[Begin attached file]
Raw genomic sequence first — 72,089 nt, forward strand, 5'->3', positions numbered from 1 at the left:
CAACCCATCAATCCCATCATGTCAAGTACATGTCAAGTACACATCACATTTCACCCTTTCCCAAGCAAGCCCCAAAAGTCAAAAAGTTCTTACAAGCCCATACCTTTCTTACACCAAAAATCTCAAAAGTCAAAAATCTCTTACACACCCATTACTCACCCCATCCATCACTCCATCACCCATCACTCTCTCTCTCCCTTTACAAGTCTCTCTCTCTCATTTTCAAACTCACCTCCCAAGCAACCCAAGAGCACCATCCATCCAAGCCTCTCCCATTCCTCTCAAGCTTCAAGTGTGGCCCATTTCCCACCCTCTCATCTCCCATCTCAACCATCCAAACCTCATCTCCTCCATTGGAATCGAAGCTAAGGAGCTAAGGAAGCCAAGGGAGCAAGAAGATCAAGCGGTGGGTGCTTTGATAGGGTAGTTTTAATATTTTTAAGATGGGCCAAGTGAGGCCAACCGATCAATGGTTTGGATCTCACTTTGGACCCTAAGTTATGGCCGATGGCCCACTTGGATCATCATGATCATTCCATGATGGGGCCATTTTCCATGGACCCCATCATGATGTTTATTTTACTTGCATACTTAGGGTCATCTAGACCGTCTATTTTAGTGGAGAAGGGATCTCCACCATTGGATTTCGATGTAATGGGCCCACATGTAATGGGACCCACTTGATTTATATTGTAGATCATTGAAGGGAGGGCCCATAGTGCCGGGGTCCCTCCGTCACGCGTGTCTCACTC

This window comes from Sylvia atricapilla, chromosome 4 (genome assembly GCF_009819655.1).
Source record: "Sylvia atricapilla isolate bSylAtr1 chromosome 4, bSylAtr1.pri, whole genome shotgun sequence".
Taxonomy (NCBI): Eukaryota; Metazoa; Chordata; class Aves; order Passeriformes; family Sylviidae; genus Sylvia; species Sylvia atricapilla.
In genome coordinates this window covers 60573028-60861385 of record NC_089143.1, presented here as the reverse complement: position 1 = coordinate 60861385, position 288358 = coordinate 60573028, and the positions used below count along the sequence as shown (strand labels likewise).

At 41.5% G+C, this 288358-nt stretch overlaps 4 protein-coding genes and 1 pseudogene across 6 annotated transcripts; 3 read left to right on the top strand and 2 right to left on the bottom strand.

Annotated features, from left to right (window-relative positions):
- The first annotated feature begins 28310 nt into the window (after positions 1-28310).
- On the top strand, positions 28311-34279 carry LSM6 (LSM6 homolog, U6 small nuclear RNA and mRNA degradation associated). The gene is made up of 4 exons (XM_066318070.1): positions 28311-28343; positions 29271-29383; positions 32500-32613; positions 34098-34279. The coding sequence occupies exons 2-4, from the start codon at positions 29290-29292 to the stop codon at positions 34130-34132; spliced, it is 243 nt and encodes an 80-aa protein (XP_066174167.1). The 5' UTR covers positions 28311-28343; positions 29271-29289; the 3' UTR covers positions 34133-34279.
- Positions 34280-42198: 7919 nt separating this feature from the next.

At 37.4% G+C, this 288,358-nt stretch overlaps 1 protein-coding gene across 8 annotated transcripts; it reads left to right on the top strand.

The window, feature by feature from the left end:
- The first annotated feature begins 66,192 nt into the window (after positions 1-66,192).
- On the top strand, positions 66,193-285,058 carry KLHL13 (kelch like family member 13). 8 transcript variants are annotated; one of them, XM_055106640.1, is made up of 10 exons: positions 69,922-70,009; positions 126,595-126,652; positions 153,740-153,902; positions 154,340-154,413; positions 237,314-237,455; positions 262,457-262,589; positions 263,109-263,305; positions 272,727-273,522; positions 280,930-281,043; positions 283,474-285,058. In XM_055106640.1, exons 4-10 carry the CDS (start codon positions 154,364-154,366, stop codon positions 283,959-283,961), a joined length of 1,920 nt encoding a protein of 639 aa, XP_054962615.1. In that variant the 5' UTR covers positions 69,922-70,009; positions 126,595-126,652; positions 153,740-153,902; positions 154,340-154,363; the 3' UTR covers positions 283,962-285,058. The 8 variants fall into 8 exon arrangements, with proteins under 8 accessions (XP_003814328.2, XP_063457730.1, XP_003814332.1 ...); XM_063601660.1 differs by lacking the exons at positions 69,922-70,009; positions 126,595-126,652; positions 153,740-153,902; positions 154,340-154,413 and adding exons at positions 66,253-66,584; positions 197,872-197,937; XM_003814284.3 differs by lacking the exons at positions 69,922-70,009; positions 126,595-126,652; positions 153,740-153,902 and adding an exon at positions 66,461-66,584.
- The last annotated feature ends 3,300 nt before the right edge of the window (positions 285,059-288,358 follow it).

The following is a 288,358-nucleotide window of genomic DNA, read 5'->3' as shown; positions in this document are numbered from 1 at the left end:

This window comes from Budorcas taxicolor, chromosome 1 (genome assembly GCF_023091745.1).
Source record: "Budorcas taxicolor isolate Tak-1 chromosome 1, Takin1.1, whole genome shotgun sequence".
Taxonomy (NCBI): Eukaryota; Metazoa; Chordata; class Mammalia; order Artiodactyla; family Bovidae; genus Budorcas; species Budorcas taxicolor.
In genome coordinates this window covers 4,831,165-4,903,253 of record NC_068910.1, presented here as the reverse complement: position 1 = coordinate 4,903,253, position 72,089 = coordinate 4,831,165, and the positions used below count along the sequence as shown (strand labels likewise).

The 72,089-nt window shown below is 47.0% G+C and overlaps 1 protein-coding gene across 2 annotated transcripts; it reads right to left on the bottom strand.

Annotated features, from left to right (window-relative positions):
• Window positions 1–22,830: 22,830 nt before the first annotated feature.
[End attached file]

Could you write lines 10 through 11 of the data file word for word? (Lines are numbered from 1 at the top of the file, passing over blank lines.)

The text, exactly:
- On the top strand, positions 28311-34279 carry LSM6 (LSM6 homolog, U6 small nuclear RNA and mRNA degradation associated). The gene is made up of 4 exons (XM_066318070.1): positions 28311-28343; positions 29271-29383; positions 32500-32613; positions 34098-34279. The coding sequence occupies exons 2-4, from the start codon at positions 29290-29292 to the stop codon at positions 34130-34132; spliced, it is 243 nt and encodes an 80-aa protein (XP_066174167.1). The 5' UTR covers positions 28311-28343; positions 29271-29289; the 3' UTR covers positions 34133-34279.
- Positions 34280-42198: 7919 nt separating this feature from the next.